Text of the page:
When I have interviewed Marco Rubio over the years, I have been highly impressed by his command of a broad range of foreign policy issues. I consider him the strongest candidate in the 2016 field, of either party, on foreign affairs..
Yesterday, Rubio addressed the Council on Foreign Relations in New York. He spoke for 25 minutes, then answered questions posed by Charlie Rose for another 35. Rubio hit hard at the Obama administration’s foreign policy disasters:
This deterioration of our physical and ideological strength has led to a world far more dangerous than when President Obama entered office.
In just the last two years, we’ve seen an emboldened Russia invade Ukraine. We’ve seen ISIL sweep across multiple states, commit brutal atrocities, and attempt to establish a caliphate. We’ve seen one of the most devastating humanitarian catastrophes in decades as hundreds of thousands of Syrians have been slaughtered at the whim of a tyrant. We’ve seen the largest migration of refugees since World War II, bringing instability to an entire region and putting whole generations at risk of radicalization. We’ve seen China rapidly expand its military capabilities and take aggressive action in the South and East China Seas. We’ve seen North Korea expand its nuclear arsenal and continue its brutal human rights violations. We’ve seen cyber-attacks against our allies and our own people. We’ve seen peaceful protestors met with violence from their governments.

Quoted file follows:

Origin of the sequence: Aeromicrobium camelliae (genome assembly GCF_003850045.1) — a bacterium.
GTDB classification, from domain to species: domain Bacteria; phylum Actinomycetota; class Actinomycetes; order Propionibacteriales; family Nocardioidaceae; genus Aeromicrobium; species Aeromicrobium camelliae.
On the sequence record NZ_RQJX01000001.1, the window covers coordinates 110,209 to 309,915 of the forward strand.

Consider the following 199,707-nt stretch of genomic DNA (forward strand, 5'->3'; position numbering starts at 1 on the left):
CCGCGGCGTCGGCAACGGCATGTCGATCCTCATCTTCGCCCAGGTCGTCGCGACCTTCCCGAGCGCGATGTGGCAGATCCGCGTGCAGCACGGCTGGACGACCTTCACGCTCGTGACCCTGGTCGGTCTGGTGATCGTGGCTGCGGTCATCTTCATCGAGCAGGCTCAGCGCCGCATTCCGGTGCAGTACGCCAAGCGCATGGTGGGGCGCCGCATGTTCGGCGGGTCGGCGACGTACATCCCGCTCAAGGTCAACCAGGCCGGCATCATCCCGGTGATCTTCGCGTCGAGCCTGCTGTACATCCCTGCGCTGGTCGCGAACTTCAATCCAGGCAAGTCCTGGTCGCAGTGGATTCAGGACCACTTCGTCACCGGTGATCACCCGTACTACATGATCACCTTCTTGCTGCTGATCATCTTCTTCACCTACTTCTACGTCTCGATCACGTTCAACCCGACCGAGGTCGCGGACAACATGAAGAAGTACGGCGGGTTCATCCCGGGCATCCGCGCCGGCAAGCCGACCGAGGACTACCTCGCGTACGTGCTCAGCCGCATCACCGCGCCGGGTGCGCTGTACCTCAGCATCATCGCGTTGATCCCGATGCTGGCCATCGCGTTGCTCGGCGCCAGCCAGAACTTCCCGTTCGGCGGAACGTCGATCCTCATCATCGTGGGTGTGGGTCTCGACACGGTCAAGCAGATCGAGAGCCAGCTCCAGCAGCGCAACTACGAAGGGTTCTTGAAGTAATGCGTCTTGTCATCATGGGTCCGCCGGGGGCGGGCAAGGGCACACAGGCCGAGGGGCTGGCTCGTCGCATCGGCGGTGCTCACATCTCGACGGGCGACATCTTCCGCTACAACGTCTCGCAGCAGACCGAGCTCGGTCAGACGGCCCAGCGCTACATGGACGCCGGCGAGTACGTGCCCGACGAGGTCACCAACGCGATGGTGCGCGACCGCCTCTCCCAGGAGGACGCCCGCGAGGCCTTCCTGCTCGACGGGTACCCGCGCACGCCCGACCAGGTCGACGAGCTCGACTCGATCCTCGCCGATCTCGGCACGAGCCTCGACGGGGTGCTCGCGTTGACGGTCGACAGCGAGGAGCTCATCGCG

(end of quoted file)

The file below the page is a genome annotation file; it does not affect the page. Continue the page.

And most threatening of all, we’ve seen Iran expand its influence throughout the Middle East and threaten to annihilate Israel as it moves closer to a nuclear weapons capability. The president’s proposed deal with Tehran will likely lead to a cascade of nuclear proliferation in the Middle East and could force Israel to take bold action to defend itself, making war with Iran even more likely. President Obama’s desperation to sign a deal — any deal — has caused him to elevate politics over policy, legacy over leadership, and adversaries over allies.
The likely impacts of this deal, along with the broader unraveling of global order, underscore a truth we must never again forget: America plays a part on the world stage for which there is no understudy. When we fail to lead with strength and principle, no other country, friend or foe, is willing or able to take our place. And the result is chaos.
He briefly ripped Hillary Clinton:
We simply cannot afford to elect as our next president one of the leading agents of this administration’s foreign policy — a leader from yesterday whose tenure as Secretary of State was ineffective at best and dangerously negligent at worst. The stakes of tomorrow are too high to look to the failed leadership of yesterday.
Rubio articulated a “doctrine” with three pillars: “American strength,” “protection of the American economy in a globalized world,” and “moral clarity regarding America’s core values.”
In response to questions from the somnolent Rose, Rubio said, among other things, that knowing what we know now about Iraq’s lack of substantial WMD capacity, he would not have authorized invading that country (nor, he added, would President Bush). He also said that conditions for a two-state solution between Israel and the Palestinians do not now exist, echoing Benjamin Netanyahu’s approach.
You can both read the speech and watch the entire video, including the dialogue with Rose, here.